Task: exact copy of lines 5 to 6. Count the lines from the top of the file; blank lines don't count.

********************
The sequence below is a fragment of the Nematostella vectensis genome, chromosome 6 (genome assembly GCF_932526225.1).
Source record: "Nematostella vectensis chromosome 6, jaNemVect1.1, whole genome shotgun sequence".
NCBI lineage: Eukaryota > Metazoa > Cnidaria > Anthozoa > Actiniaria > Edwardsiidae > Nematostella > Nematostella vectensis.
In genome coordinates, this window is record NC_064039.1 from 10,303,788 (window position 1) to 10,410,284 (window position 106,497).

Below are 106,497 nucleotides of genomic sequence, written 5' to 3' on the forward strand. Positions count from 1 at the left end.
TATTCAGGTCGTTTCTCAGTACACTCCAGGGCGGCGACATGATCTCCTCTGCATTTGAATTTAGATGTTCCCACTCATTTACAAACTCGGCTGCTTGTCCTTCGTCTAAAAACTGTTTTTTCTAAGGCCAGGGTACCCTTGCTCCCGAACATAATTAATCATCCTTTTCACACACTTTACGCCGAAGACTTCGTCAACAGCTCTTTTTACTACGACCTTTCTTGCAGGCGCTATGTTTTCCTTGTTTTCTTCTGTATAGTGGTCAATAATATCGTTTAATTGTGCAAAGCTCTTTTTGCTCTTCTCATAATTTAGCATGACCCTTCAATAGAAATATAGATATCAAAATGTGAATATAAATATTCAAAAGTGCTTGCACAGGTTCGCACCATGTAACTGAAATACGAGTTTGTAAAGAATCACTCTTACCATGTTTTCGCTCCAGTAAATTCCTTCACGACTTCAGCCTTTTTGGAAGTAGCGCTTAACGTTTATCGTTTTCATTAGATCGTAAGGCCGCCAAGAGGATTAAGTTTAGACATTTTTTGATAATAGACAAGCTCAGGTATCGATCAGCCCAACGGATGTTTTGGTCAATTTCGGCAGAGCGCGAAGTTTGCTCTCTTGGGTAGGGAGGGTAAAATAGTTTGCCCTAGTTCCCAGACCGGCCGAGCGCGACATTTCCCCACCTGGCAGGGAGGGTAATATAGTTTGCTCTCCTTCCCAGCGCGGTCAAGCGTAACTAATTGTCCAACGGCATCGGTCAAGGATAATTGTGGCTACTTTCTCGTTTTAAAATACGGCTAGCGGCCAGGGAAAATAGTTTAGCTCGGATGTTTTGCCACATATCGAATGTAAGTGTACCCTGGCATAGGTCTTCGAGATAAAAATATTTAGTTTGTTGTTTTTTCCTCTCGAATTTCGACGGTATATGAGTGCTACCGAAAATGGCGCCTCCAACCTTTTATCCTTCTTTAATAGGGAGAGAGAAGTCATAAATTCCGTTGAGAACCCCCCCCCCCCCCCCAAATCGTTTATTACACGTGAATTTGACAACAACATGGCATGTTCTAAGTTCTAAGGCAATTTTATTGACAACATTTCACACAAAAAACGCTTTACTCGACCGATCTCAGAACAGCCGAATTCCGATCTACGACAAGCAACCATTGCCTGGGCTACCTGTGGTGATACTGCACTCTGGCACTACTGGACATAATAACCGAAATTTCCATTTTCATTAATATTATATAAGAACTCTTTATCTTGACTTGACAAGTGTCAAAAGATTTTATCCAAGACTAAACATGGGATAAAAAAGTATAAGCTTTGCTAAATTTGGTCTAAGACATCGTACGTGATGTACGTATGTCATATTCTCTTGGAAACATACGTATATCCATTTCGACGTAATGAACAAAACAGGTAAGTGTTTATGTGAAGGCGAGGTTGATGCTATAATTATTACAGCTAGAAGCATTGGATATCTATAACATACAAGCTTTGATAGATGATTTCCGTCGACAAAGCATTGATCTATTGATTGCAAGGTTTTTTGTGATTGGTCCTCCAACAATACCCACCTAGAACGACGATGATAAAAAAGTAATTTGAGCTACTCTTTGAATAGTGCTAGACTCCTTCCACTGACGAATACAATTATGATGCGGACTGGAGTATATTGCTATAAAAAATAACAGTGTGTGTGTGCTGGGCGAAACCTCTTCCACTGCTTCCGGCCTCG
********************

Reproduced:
Below are 106,497 nucleotides of genomic sequence, written 5' to 3' on the forward strand. Positions count from 1 at the left end.
TATTCAGGTCGTTTCTCAGTACACTCCAGGGCGGCGACATGATCTCCTCTGCATTTGAATTTAGATGTTCCCACTCATTTACAAACTCGGCTGCTTGTCCTTCGTCTAAAAACTGTTTTTTCTAAGGCCAGGGTACCCTTGCTCCCGAACATAATTAATCATCCTTTTCACACACTTTACGCCGAAGACTTCGTCAACAGCTCTTTTTACTACGACCTTTCTTGCAGGCGCTATGTTTTCCTTGTTTTCTTCTGTATAGTGGTCAATAATATCGTTTAATTGTGCAAAGCTCTTTTTGCTCTTCTCATAATTTAGCATGACCCTTCAATAGAAATATAGATATCAAAATGTGAATATAAATATTCAAAAGTGCTTGCACAGGTTCGCACCATGTAACTGAAATACGAGTTTGTAAAGAATCACTCTTACCATGTTTTCGCTCCAGTAAATTCCTTCACGACTTCAGCCTTTTTGGAAGTAGCGCTTAACGTTTATCGTTTTCATTAGATCGTAAGGCCGCCAAGAGGATTAAGTTTAGACATTTTTTGATAATAGACAAGCTCAGGTATCGATCAGCCCAACGGATGTTTTGGTCAATTTCGGCAGAGCGCGAAGTTTGCTCTCTTGGGTAGGGAGGGTAAAATAGTTTGCCCTAGTTCCCAGACCGGCCGAGCGCGACATTTCCCCACCTGGCAGGGAGGGTAATATAGTTTGCTCTCCTTCCCAGCGCGGTCAAGCGTAACTAATTGTCCAACGGCATCGGTCAAGGATAATTGTGGCTACTTTCTCGTTTTAAAATACGGCTAGCGGCCAGGGAAAATAGTTTAGCTCGGATGTTTTGCCACATATCGAATGTAAGTGTACCCTGGCATAGGTCTTCGAGATAAAAATATTTAGTTTGTTGTTTTTTCCTCTCGAATTTCGACGGTATATGAGTGCTACCGAAAATGGCGCCTCCAACCTTTTATCCTTCTTTAATAGGGAGAGAGAAGTCATAAATTCCGTTGAGAACCCCCCCCCCCCCCCCAAATCGTTTATTACACGTGAATTTGACAACAACATGGCATGTTCTAAGTTCTAAGGCAATTTTATTGACAACATTTCACACAAAAAACGCTTTACTCGACCGATCTCAGAACAGCCGAATTCCGATCTACGACAAGCAACCATTGCCTGGGCTACCTGTGGTGATACTGCACTCTGGCACTACTGGACATAATAACCGAAATTTCCATTTTCATTAATATTATATAAGAACTCTTTATCTTGACTTGACAAGTGTCAAAAGATTTTATCCAAGACTAAACATGGGATAAAAAAGTATAAGCTTTGCTAAATTTGGTCTAAGACATCGTACGTGATGTACGTATGTCATATTCTCTTGGAAACATACGTATATCCATTTCGACGTAATGAACAAAACAGGTAAGTGTTTATGTGAAGGCGAGGTTGATGCTATAATTATTACAGCTAGAAGCATTGGATATCTATAACATACAAGCTTTGATAGATGATTTCCGTCGACAAAGCATTGATCTATTGATTGCAAGGTTTTTTGTGATTGGTCCTCCAACAATACCCACCTAGAACGACGATGATAAAAAAGTAATTTGAGCTACTCTTTGAATAGTGCTAGACTCCTTCCACTGACGAATACAATTATGATGCGGACTGGAGTATATTGCTATAAAAAATAACAGTGTGTGTGTGCTGGGCGAAACCTCTTCCACTGCTTCCGGCCTCG